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There are many common, and Bentley-specific, editorial standards that should be met in all web and print publications. They are summarized, with examples, within the Quick Guide to Bentley Style.
When developing content for the web, keep in mind that the number of site visitors using mobile devices to access Bentley pages is increasing rapidly. Navigation items, page titles and heading text should be short and descriptive.
“Chunk” your content. On the web, users tend to scan content, rather than read word for word. Make it easy for them to find what they’re looking for by using headers, bullets and lists to break up your content.
Organize content into a structure that makes sense to your intended audience. You do not need to follow Bentley's internal hierarchy when creating web content.
No “coming soon” or “under construction” messages. People are coming to your site for up-to-date, relevant content. If users can’t find what they need, they not only will be frustrated, but you may lose them completely.
If you need to post a message but don’t have the full details, let users know when they will be available:
No: Check back soon for the fall 2013 course schedule.
Yes: The fall 2013 course schedule will be posted on April 1.
Page content length. When creating a page, please consider carefully if you have enough, significant content to warrant it. If your content is brief, we recommend determining if there is another page on your site into which it could be incorporated. Digital Engagement can work with you to organize your content, if needed.
Site and page names should be created using Title Case; do not use all caps. For example, the Graduate site should read “McCallum Graduate School of Business”, not “MCCALLUM GRADUATE SCHOOL OF BUSINESS”.
Link phrases rather than single words. Links should give users a clear idea of what they can expect to find on the page to which you are directing them.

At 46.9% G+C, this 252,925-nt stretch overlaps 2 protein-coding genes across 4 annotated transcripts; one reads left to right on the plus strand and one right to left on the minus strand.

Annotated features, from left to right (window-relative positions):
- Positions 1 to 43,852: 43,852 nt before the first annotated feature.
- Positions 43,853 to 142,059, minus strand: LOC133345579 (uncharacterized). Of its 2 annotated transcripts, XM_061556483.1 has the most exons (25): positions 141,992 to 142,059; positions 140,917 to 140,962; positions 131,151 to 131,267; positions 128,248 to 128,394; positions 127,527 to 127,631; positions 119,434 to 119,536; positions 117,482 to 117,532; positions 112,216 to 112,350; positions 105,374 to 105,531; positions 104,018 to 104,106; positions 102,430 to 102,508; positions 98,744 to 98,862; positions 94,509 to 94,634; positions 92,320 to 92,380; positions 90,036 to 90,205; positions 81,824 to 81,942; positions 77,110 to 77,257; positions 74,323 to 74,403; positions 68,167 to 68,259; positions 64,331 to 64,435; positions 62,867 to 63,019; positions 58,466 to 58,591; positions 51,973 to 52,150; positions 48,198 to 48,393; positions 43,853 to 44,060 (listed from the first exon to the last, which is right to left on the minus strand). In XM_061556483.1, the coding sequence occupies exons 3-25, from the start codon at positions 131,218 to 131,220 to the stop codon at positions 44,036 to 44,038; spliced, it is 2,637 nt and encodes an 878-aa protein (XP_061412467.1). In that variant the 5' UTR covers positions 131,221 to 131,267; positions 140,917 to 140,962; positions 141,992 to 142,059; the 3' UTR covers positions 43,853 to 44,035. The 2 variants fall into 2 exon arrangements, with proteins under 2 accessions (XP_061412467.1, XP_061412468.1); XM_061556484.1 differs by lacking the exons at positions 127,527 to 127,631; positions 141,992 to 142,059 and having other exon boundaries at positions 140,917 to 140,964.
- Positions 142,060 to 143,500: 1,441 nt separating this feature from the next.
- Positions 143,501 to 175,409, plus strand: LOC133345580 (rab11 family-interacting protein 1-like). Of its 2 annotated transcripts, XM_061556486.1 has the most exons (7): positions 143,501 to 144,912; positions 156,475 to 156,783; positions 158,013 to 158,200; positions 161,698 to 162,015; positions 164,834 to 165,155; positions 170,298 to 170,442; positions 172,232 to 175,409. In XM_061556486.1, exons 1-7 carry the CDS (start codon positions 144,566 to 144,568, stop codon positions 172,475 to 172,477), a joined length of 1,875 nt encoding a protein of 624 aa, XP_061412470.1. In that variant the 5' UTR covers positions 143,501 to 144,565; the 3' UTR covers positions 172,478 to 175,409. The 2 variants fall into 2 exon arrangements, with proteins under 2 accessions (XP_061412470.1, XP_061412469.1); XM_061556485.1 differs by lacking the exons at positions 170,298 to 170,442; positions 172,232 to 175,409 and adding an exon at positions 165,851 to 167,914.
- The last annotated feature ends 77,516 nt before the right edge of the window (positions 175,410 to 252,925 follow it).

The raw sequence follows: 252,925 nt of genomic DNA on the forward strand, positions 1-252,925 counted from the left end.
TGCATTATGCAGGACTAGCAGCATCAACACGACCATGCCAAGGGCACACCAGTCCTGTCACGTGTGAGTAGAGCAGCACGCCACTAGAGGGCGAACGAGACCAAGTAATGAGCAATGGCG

Link names to email addresses and include the full email address in the text. Adding a hyperlink to the name of the email recipient allows site visitors to click on the link and have their email software launch. Writing out the email address is also important so that those who do not have an email application on their device (or those that do not have it set up to launch automatically) can see it.
Avoid web clichés and navigational instructions. There’s no need to tell users how to move around your site, or how to get from one page to the next. If your content is clear, users will know how to get to where they want to go.
No: To learn more about women’s basketball at Bentley, visit the Bentley Athletics website and click on the women’s sports tab.
Yes: Learn more about women’s basketball at Bentley.
No: Click here to register for Open House.
Yes: Register for Open House.
Link to other websites as appropriate. Make it easy for your users: When you mention another Bentley department or office on your site, create a link to them!
Don’t copy and paste directly from Word. Microsoft Word sometimes inserts unnecessary extra code that affects the formatting of your webpage. To avoid this, paste your copy into a text editor like Notepad before pasting it into Drupal.
Use headings and formatting styles effectively. In Drupal, you have two main heading options: heading 2 and heading 3, also known as H2 and H3 tags. They can be found in the Format dropdown menu.
These heading styles are useful elements for structuring web pages, and help break your content into manageable chunks for your site visitors. Use:
- Heading 2 for section headings
- Heading 3 for paragraph headings
- Heading 4 to apply emphasis to titles
Headings should not be used simply to add emphasis to a sentence. Search engines also use these tags to help determine what your content is about and overusing headings works against this process. Bold and Italics are used to show emphasis within sections of content.
Do not underline copy. Underlined copy looks like a link, which can confuse and frustrate your users.
Do not overuse bold and italics. Use these too much and you’ll achieve the opposite effect of what you had intended — if everything is emphasized, nothing stands out.
Use tables sparingly.
- Inflexible: tables are not mobile- or responsive-friendly so they will not resize automatically if a viewer is using a mobile device or if they reduce the size of the window they are using to view the page.
- Not accessible: screen readers have great difficulty in parsing data inside a table correctly.
- Slower to download.
Because of these important issues, table creation should be limited to the presentation of tabular data only.